Gentle Soul

Gentle Soul

A rainy day,  I walked from the opening of the bridge seen in the background.  When I got to the other side I encountered this Gentle Soul, whose name is forgotten to me, if I ever knew it.  She asked me if I would take her picture with her iPhone to send to her son, living in London. I said, “Of course!”  She added that her father had died in the past year.  She was visibly sad, and lost.  I asked her if I could take her picture with my camera and she consented. She and I parted ways.

After I conversed with a merry couple by the bridge, I headed to an ancient church down the lane.  It is St. Michael’s. As I entered the tiny chapel, I caught a glimpse of my new friend, brushing a tear from her eye.  I quickly fled from the doorway, and she came out.  We exchanged new words.  I asked her about her dad, and she changed the subject.  Again, we parted ways.  And, the last I saw her was in the distance walking in front of the train station, at Betws Y Coed.  To this day I wonder where she fled.  This poem by Wadsworth, reminds me of my encounter with a long lost friend.

The Arrow and the Song

I shot an arrow into the air,

It fell to earth, I knew not where;

For, so swiftly it flew, the sight

Could not follow it in its flight.

I breathed a song into the air,

It fell to earth, I knew not where;

For who has sight so keen and strong,

That it can follow the flight of song?

Long, long afterward, in an oak

I found the arrow, still unbroke;

And the song, from beginning to end,

I found again in the heart of a friend.

By Henry Wadsworth Longfellow (1807-1882)

William Butler Yeats ~ An Irish Poet

In Dublin, I happened upon one of the many public institutions, free of charge to enter.  In this case, the National Library of Ireland.  What a treasure!  It was serious inside.  Quiet, like a library, ought to be.  I didn’t go far, when I noticed a special exhibition for the poetry of William Butler Yeats.  I followed the arrow, and descended a couple short flights of stairs, to enter the display.  It was very dark down there.  The exhibits lit up inside display cases in a large spacious area, to view the works and life of Yeats.  The collection of Yeats was donated to Ireland by his former wife, and his two children.  Yeats married when he was 52, and to a young woman who was 25.  Apparently it was not the most normal marriage in the world, but his wife respected him enough to preserve his work for future generations to come.  I don’t claim to know much about his poetry, nor much about him, but was quite amazed by the eccentric life he lived.  I was also amazed by the exhibit, which I tripped inside of by accident, and had to run through quickly, because my traveling companions decided a coffee at a nearby coffee shop was more important than WBY.  Here is the website of the exhibition, and a couple of his quotes I transcribed from a brochure I picked up on the way out.  If you have flash drive and can enter the site, it’s the closest you can come to being there.  The tags below this article give an idea of the range of esoteric topics Yeats entertained in his life as an artist.  It’s worth a visit.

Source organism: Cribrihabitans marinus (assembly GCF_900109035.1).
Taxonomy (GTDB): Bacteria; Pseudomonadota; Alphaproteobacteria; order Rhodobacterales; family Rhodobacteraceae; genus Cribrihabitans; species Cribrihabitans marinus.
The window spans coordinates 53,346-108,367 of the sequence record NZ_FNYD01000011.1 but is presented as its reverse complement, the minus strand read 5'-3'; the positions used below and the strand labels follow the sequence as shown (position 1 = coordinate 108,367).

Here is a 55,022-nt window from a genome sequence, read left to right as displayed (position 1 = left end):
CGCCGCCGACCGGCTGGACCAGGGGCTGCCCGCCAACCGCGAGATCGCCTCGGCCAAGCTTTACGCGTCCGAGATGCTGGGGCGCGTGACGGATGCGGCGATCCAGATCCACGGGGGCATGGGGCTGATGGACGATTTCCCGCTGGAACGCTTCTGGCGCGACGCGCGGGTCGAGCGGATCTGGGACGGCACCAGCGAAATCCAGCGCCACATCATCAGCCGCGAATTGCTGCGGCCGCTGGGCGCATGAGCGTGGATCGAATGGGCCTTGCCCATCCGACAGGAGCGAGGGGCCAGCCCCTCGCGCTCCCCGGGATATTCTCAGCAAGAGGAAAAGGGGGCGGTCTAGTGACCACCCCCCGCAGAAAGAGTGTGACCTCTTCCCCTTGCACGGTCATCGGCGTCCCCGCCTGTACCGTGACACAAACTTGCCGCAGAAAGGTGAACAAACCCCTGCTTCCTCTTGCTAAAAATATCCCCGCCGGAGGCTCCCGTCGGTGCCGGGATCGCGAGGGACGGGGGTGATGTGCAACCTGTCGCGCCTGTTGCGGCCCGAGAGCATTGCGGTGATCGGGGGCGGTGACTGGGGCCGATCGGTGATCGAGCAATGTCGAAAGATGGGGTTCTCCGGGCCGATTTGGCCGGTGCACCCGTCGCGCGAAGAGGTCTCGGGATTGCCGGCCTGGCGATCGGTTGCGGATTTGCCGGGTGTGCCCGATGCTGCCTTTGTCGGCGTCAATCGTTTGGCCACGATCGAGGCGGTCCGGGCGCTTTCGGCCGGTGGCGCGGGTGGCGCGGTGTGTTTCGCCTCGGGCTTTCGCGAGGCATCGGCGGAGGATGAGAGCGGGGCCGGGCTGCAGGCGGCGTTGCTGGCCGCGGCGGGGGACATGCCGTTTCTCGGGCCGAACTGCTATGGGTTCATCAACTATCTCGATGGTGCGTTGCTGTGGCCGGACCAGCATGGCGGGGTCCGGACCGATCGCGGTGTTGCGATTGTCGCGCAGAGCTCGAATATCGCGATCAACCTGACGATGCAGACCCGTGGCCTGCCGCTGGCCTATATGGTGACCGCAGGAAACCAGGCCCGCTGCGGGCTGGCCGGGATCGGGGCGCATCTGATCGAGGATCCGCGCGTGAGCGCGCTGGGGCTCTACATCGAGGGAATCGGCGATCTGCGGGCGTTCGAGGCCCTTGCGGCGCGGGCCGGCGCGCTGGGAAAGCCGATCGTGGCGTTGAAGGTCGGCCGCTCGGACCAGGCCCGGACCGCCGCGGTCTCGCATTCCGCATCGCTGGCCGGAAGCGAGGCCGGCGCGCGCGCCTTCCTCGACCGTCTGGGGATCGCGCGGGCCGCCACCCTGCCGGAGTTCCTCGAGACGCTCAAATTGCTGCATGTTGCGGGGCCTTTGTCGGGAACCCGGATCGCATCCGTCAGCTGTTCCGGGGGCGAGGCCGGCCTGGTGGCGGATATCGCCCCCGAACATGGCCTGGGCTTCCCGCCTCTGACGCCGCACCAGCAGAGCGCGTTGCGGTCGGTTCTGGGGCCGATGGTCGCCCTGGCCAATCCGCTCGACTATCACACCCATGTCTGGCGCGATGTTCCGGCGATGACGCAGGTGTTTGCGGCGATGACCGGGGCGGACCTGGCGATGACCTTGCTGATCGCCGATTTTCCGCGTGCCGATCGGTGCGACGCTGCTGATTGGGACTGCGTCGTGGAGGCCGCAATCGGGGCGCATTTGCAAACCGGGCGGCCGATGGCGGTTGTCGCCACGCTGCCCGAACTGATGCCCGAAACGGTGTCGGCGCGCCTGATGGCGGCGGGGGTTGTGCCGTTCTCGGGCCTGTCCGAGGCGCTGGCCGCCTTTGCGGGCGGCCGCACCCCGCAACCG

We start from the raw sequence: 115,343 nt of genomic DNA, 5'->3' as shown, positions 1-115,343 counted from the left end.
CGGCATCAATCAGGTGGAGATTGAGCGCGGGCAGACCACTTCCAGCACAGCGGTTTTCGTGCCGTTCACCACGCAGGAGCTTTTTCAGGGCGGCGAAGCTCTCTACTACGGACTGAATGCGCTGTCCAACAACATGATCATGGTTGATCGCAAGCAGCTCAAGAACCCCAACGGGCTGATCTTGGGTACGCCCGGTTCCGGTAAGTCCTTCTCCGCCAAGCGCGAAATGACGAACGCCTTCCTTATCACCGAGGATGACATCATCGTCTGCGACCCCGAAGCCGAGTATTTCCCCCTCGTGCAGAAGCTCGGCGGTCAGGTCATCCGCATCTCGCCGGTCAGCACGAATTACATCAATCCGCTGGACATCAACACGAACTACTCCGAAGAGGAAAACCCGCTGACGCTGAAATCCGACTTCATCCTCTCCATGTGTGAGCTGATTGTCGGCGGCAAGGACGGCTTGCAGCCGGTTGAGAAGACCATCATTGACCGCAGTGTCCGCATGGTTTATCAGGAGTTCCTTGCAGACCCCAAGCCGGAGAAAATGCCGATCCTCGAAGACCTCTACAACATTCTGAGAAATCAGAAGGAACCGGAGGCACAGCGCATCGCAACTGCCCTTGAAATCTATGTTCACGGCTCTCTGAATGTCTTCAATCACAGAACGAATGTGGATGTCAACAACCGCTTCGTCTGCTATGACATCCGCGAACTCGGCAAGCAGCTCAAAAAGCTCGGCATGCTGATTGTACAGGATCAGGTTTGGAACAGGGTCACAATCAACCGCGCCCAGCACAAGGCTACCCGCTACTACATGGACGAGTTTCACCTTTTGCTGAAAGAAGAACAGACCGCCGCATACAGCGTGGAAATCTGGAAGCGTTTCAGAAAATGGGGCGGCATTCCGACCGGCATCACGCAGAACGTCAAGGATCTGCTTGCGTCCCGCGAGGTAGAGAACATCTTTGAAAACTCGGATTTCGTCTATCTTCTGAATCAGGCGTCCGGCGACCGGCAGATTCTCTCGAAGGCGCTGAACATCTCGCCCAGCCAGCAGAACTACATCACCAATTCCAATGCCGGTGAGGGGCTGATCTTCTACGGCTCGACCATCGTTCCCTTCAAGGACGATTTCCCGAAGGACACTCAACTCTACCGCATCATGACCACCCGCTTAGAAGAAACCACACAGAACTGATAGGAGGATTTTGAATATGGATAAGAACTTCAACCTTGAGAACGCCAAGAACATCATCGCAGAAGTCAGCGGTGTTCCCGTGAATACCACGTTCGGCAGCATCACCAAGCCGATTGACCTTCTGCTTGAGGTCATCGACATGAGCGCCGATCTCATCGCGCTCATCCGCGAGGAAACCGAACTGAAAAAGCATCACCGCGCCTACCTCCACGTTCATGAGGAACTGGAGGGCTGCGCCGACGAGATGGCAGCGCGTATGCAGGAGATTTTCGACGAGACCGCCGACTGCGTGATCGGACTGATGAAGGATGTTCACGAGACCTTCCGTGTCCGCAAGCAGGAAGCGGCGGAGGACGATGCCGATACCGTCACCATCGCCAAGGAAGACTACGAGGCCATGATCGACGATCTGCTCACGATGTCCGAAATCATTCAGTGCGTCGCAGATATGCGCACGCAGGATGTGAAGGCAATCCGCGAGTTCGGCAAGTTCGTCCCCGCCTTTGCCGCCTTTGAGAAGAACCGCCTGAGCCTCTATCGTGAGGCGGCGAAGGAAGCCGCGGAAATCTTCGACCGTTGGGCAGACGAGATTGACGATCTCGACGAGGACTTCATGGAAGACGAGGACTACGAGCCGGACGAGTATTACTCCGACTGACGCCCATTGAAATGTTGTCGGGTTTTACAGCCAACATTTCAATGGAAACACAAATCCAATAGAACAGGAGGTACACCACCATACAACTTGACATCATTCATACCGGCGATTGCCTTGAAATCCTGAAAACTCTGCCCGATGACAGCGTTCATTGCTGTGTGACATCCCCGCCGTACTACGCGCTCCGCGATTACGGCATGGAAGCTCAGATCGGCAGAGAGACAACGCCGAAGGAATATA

I have spent all my life in

clearing out of poetry every

phrase written for the eye, and

bringing all back to syntax that

is for the ear alone…”Write for

the ear”, I thought, so that you

may be instantly understood as

when an actor or folk singer

stands before an audience.


I am persuaded that our intellects at twenty contain all the truths we shall ever find.